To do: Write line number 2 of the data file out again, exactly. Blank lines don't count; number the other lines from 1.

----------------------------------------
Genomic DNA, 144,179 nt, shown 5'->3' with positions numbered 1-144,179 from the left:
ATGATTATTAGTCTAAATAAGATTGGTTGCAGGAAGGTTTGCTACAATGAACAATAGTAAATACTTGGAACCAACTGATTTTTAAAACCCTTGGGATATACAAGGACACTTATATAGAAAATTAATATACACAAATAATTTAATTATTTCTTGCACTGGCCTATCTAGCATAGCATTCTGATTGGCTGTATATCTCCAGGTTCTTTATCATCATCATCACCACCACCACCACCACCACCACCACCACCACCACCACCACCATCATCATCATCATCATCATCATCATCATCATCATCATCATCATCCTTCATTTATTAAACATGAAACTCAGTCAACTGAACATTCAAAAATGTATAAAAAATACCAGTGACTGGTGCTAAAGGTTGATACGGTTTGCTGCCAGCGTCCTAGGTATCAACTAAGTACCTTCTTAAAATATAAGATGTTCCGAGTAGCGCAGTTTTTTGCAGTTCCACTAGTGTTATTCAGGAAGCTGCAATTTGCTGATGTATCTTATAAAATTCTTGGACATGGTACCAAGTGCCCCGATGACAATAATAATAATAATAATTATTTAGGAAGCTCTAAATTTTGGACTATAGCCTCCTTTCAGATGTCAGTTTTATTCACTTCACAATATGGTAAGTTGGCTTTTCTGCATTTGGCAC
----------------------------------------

ATGATTATTAGTCTAAATAAGATTGGTTGCAGGAAGGTTTGCTACAATGAACAATAGTAAATACTTGGAACCAACTGATTTTTAAAACCCTTGGGATATACAAGGACACTTATATAGAAAATTAATATACACAAATAATTTAATTATTTCTTGCACTGGCCTATCTAGCATAGCATTCTGATTGGCTGTATATCTCCAGGTTCTTTATCATCATCATCACCACCACCACCACCACCACCACCACCACCACCACCACCACCATCATCATCATCATCATCATCATCATCATCATCATCATCATCATCCTTCATTTATTAAACATGAAACTCAGTCAACTGAACATTCAAAAATGTATAAAAAATACCAGTGACTGGTGCTAAAGGTTGATACGGTTTGCTGCCAGCGTCCTAGGTATCAACTAAGTACCTTCTTAAAATATAAGATGTTCCGAGTAGCGCAGTTTTTTGCAGTTCCACTAGTGTTATTCAGGAAGCTGCAATTTGCTGATGTATCTTATAAAATTCTTGGACATGGTACCAAGTGCCCCGATGACAATAATAATAATAATAATTATTTAGGAAGCTCTAAATTTTGGACTATAGCCTCCTTTCAGATGTCAGTTTTATTCACTTCACAATATGGTAAGTTGGCTTTTCTGCATTTGGCAC